AUGUST 14, 1997
For years India pursued a socialistic economy, discouraging foreign investments, but since 1991 India has opened its economy to foreign markets. And a few small American bussiness are testing the foreign waters.
FRED DE SAM LAZARO: For most of its independent existence India has pursued a socialist economic model, discouraging foreign investment and spawning a big government bureaucracy to regulate, even run, all aspects of business. But since 1991, under pressure from international lending agencies, India began opening up the economy to foreign investment and competition. A country still known for immense poverty, about half its people are poor, has seen strong growth in its middle class, which has attracted numerous multinational corporations. A few small businessmen have also invested in India, like Dan Eldredge.
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DAN ELDREDGE, Businessman: I think it's tripled in the last 24 months, the money that's put in here. I think you can go to it. I think a perfect example is every major card company is here in India right now, except maybe one or two--from Ford, General Motors, all your Japanese cars, Mercedes, BMW, and everything else. I think--they're not here for their health.
FRED DE SAM LAZARO: Health is Eldredge's market. He's selling the possibility of clean water. About ½ million Indian children die each year from diseases born in unsafe water. Four years ago Eldredge purchased the rights to sell a line of U.S.-patented water purifiers in the Indian market.
DAN ELDREDGE: The molds are already here?
SPOKESMAN: Yes. We can take the--
FRED DE SAM LAZARO: With a local partner, Eldredge began manufacturing much of the devices in a new factory in Bangalore, India, instead of importing the product from the United States, and realized huge savings in import duties and labor costs. We first interviewed Eldredge a year ago, soon after the products were launched.
DAN ELDREDGE: What we've done really to the price is taken about 40 percent off. Now, the idea for that is instead of being able to sell to 1 or 2 or 3 percent of the market, the Indian market, by bringing the price down, and making it available, we feel that 35/40 percent of the Indian market can afford some of these products.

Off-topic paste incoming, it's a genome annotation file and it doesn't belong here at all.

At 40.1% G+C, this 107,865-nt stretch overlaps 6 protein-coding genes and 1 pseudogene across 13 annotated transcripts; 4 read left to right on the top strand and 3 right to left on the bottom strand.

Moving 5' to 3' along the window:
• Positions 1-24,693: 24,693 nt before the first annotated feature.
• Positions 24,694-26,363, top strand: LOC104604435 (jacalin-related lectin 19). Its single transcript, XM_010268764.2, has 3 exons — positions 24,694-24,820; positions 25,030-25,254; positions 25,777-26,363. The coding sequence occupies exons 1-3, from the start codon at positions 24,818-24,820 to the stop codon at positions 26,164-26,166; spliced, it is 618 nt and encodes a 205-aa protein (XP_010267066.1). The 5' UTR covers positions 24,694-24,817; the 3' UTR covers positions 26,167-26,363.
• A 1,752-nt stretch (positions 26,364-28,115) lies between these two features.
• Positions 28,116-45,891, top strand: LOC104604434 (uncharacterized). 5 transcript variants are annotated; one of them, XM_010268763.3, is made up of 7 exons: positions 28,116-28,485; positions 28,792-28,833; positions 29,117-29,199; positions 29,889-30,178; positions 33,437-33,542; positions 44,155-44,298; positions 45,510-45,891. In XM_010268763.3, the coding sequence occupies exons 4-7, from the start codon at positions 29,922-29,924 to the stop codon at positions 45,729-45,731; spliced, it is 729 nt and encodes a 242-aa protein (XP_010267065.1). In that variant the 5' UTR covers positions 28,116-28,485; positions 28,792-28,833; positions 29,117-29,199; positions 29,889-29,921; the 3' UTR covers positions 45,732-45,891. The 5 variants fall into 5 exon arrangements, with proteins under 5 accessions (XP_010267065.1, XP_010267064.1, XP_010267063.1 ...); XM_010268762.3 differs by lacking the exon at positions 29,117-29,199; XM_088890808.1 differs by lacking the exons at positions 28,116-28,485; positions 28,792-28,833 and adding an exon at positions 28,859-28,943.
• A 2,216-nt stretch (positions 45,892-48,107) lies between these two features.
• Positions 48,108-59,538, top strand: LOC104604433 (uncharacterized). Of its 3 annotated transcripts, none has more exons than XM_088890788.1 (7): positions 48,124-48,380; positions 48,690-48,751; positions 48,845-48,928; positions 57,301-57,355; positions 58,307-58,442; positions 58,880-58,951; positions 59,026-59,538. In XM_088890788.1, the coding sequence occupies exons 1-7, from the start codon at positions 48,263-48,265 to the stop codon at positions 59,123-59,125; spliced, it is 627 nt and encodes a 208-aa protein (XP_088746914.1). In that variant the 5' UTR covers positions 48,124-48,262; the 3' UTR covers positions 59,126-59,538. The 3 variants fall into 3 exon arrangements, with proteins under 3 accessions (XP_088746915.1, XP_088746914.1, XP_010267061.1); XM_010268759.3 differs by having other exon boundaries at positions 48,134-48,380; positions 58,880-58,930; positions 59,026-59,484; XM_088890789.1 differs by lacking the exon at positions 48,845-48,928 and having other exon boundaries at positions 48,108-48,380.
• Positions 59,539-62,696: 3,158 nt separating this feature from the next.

FRED DE SAM LAZARO: Eldredge's optimism was buoyed by the size of India's middle class, estimated at over 200 million people. But one year later, the joint venture has yet to yield a profit.
DAN ELDREDGE: It takes time. I mean, walking in here and thinking that we had a product that was going to fit here perfect, you live and learn.
FRED DE SAM LAZARO: What they learned is the products needed to be modified for the lower pressure in India's water supply. Retailers reported the price--though lower--wasn't low enough. Also, Indian partner Vikram Vish says the containers weren't large enough for Indian families.
VIKRAM VISH, Businessman: For example, in the U.S., the families are small, whereas, over here it's a larger family. So when someone sits down for dinner, there are a couple of kids, a husband, wife, father-in-law, mother-in-law, so they need a bigger purifier. Now, Pure-It, which is designed for two to four people has now had to be readjusted for six to ten people. So the size had to be doubled.
FRED DE SAM LAZARO: Another problem facing Vish and Eldredge is that those with money want to spend it on well-known brand names and big ticket items, according to Aroon Purie, who publishes the magazine "India Today."
AROON PURIE, Publisher, "India Today": Most of the products which are advertised are more the consumer products, which are cars, motorcycles, clothes maybe, fridges. A lot of people who have money tend to go in for durables, things which are going to improve their visible quality of life.
FRED DE SAM LAZARO: In response, Eldredge and partners have launched ad campaigns and demonstrations, like this one at the entrance to a Bangalore department store.